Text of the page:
# LCM of Rational Numbers

The least common multiple (LCM) of a set of numbers A is the smallest integer b such that b/a is an integer for all integers a in A. This definition can be extended to rational numbers!

Find the smallest positive rational b such that b/a is an integer for all rationals a in the input.

# Rules

• Standard loopholes are forbidden.
• You may take numerators and denominators separately in the input, but may not take doubles, floats, etc.
• The input may not be fully reduced.
• You may take integer inputs as rationals with denominator of 1.
• Submissions that would feed rational numbers to an LCM/GCD builtin are allowed, but non-competing.

# Test Cases

In:  3
Out: 3

In:  1/17
Out: 1/17

In:  1/2, 3/4
Out: 3/2

In:  1/3, 2/8
Out: 1

In:  1/4, 3
Out: 3

In:  2/5, 3
Out: 6

In:  1/2, 3/4, 5/6, 7/8
Out: 105/2


This is , so submissions using the fewest bytes win!

• Note: computing LCM[numerators]/GCD[denominators] may not work when the input contains a non-reduced rational number. e.g. 1/3, 2/8. Jun 18, 2017 at 2:26
• So if I reduce it, it will work? Jun 18, 2017 at 2:32
• @LeakyNun Yes, it will. Jun 18, 2017 at 2:34
• To encourage people to submit non-builtin answers, I've edited the question, making builtin answers non-competing (still allowed). If this is a problem, I will rollback my edit. Jun 18, 2017 at 9:56
• What about an LCM built-in being used but only with integers - competing or not? Jun 18, 2017 at 10:09

# J, 3 bytes

*./


Given a list of rational inputs, this folds LCM through it.

# Jelly, 19 bytes

g/:@$€Z©Ḣæl/;®Ḣg/$¤


Try it online!

• tfw Jelly sucks with fractions Jun 18, 2017 at 8:41
• g/:@$€ -> :g/$€ Jun 18, 2017 at 10:37
• Save another two bytes with: :g/$€ZµḢæl/,Ḣg/$ Jun 18, 2017 at 10:43
• @JonathanAllan That's a nice piece of code... Jun 18, 2017 at 11:46

# Jelly, 12 bytes

:g/æl/;g/}ɗ/


Try it online!

Takes input as [[list of numerators], [list of denominators]]. +2 bytes to take input as a list of [numerator, denominator] pairs

## How it works

:g/æl/;g/}ɗ/ - Main link. Takes a pair of lists [N, D] on the left
/          - Columnwise reduce by:
g           -   GCD
:            - Divide, reducing the fractions to their simplest form
ɗ  - Group the previous 3 links into a dyad f(N, D):
æl/       -   LCM of N
}   -   To D:
g/    -     GCD
;      -   Concatenate
/ - Reduce; Yield f(N, D) where N is the first list and D the second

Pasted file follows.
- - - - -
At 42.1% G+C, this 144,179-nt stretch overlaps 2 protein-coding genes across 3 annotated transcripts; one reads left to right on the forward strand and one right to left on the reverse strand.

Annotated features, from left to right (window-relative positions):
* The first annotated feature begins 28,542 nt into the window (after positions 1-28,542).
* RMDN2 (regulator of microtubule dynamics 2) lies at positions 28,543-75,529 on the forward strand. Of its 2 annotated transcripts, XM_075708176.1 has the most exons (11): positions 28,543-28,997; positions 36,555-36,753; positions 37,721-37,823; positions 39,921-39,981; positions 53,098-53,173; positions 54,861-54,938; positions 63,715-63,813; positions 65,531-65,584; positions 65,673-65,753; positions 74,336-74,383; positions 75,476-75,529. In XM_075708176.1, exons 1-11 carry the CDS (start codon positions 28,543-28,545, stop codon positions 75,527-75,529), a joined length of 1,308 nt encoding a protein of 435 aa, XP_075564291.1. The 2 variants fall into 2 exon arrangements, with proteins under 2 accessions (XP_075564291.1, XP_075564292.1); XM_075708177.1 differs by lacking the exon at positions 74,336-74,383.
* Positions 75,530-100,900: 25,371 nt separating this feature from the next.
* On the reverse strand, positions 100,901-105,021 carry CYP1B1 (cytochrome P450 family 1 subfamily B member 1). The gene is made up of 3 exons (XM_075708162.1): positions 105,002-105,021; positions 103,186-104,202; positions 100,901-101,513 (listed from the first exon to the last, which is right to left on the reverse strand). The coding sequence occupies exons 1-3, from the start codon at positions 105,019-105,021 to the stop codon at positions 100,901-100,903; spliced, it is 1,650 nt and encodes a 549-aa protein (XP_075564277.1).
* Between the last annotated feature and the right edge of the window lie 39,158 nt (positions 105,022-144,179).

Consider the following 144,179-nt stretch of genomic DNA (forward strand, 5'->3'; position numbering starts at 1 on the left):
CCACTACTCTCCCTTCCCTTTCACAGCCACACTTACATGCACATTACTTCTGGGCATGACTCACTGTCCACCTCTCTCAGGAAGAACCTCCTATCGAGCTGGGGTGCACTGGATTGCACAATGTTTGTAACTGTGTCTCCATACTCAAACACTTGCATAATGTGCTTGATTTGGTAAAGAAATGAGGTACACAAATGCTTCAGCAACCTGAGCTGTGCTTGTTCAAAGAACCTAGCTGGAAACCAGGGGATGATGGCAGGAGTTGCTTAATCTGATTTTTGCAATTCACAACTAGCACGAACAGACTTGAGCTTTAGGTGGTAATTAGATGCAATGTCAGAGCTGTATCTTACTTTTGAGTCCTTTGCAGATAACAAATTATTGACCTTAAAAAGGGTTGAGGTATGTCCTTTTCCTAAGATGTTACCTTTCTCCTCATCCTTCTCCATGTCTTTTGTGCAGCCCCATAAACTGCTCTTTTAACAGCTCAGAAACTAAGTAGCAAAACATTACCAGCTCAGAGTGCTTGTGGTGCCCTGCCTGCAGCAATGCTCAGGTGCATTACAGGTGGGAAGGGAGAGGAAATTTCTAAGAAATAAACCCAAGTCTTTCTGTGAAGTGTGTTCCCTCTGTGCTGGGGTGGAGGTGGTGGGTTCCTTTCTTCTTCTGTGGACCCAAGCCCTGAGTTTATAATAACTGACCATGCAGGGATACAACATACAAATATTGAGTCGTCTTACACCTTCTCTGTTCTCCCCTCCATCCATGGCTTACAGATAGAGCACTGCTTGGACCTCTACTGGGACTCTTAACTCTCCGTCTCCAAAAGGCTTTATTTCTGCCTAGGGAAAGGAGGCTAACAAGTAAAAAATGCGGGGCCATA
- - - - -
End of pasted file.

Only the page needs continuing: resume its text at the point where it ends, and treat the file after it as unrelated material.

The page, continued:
The 14 byte version transposes the input with Z to get it into the [N, D] format, then uses $ as a "grouping" construct the make the :g/ act on that # sed, 374 (373+1) bytes sed's -E flag counts as one byte. Note: I haven't tried to golf this yet, and probably won't for quite some time. Input is taken in unary, and output is in unary. Spaces must surround every fraction. Example: echo " 1/111 111/11111 111111/111 ". :d;s, (1*)/\1(1*), \1/\22,;s,(1*)(1*)/\2 ,2\1/\2 ,;td;s,1*(1/22*),\1,g;s,(22*/1)1*,\1,g;:r;s,((1*)/1*)2,\1\2,;s,2(1*/(1*)),\2\1,;tr;h;s,1*/,,g;:g;s/^(1*) 1(1*) 1(1*)/1\1 \2 \3/;tg;s/ */ /g;s/^/ /;/1 1/bg;x;s,/1*,,g;s/^( 1*)( 1*)/\1\2\2/;:l;s/^(1*) (1*) \2(1*)/\1\2 \2 \3/;tl;/$/be;/  /{s/^(1*) 1*  1*( 1*)/ \1\2\2/;bl};s/^(1* 1* )(1*) (1*)/\1\2\3 \3/;bl;:e;G;s, *\n *,/,


Try it online!

# Python 2, 65 bytes

lambda x:reduce(lambda x,y:x*y/gcd(x,y),x)
from fractions import*


Try it online!

## JavaScript (ES6), 85 bytes

a=>a.reduce(([b,c],[d,e,g=(b,c)=>c?g(c,b%c):b,h=g(b*e,c*d),i=g(b*d,h)])=>[b*d/i,h/i])


Look no builtins! No doubt someone will beat this using a recursive approach or something.

# Pari/GP, 30 bytes

This only apply the lcm built-in on integers.

a->d=denominator(a);lcm(a*d)/d


Try it online!

# Pari/GP, 3 bytes

This feeds rational numbers to the lcm built-in, so it is non-competing.

lcm


Try it online!

• @JungHwanMin Does it mean that a GCD built-in is allowed? Jun 18, 2017 at 10:23
• Good point. Yes, as long as its inputs are only integers. Jun 18, 2017 at 10:25

# Perl 6,  46  42 bytes

{[lcm](@_».numerator)/[gcd] @_».denominator}


test it

{[lcm](($/=@_».nude)[*;0])/[gcd]$/[*;1]}


test it

Input is a list of Rational numbers.

## Expanded:

{ # bare block lambda with implicit parameter list ｢@_｣

[lcm](            # reduce using &infix:<lcm>
(
$/ = @_».nude # store in ｢$/｣ a list of the NUmerators and DEnominiators
# ((1,2), (3,4))

)[